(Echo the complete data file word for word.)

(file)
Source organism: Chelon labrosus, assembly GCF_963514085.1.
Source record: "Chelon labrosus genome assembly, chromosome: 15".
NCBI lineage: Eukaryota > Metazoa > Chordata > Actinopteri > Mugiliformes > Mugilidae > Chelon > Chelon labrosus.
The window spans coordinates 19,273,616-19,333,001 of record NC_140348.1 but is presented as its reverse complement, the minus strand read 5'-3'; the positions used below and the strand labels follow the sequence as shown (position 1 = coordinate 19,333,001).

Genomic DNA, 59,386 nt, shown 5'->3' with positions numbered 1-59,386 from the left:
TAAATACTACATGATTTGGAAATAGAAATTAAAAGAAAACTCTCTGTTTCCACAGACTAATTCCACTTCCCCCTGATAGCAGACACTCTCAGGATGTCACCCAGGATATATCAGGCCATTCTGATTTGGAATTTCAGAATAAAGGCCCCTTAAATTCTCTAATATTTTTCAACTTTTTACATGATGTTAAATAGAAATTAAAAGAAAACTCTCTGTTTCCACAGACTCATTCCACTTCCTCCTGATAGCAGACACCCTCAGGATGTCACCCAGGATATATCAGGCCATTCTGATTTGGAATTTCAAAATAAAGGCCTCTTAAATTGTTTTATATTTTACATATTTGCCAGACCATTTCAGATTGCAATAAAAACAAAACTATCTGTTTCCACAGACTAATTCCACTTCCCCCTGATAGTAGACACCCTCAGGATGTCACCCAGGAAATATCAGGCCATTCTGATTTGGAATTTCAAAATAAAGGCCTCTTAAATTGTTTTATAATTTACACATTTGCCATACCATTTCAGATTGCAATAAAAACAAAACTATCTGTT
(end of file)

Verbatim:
Source organism: Chelon labrosus, assembly GCF_963514085.1.
Source record: "Chelon labrosus genome assembly, chromosome: 15".
NCBI lineage: Eukaryota > Metazoa > Chordata > Actinopteri > Mugiliformes > Mugilidae > Chelon > Chelon labrosus.
The window spans coordinates 19,273,616-19,333,001 of record NC_140348.1 but is presented as its reverse complement, the minus strand read 5'-3'; the positions used below and the strand labels follow the sequence as shown (position 1 = coordinate 19,333,001).

Genomic DNA, 59,386 nt, shown 5'->3' with positions numbered 1-59,386 from the left:
TAAATACTACATGATTTGGAAATAGAAATTAAAAGAAAACTCTCTGTTTCCACAGACTAATTCCACTTCCCCCTGATAGCAGACACTCTCAGGATGTCACCCAGGATATATCAGGCCATTCTGATTTGGAATTTCAGAATAAAGGCCCCTTAAATTCTCTAATATTTTTCAACTTTTTACATGATGTTAAATAGAAATTAAAAGAAAACTCTCTGTTTCCACAGACTCATTCCACTTCCTCCTGATAGCAGACACCCTCAGGATGTCACCCAGGATATATCAGGCCATTCTGATTTGGAATTTCAAAATAAAGGCCTCTTAAATTGTTTTATATTTTACATATTTGCCAGACCATTTCAGATTGCAATAAAAACAAAACTATCTGTTTCCACAGACTAATTCCACTTCCCCCTGATAGTAGACACCCTCAGGATGTCACCCAGGAAATATCAGGCCATTCTGATTTGGAATTTCAAAATAAAGGCCTCTTAAATTGTTTTATAATTTACACATTTGCCATACCATTTCAGATTGCAATAAAAACAAAACTATCTGTT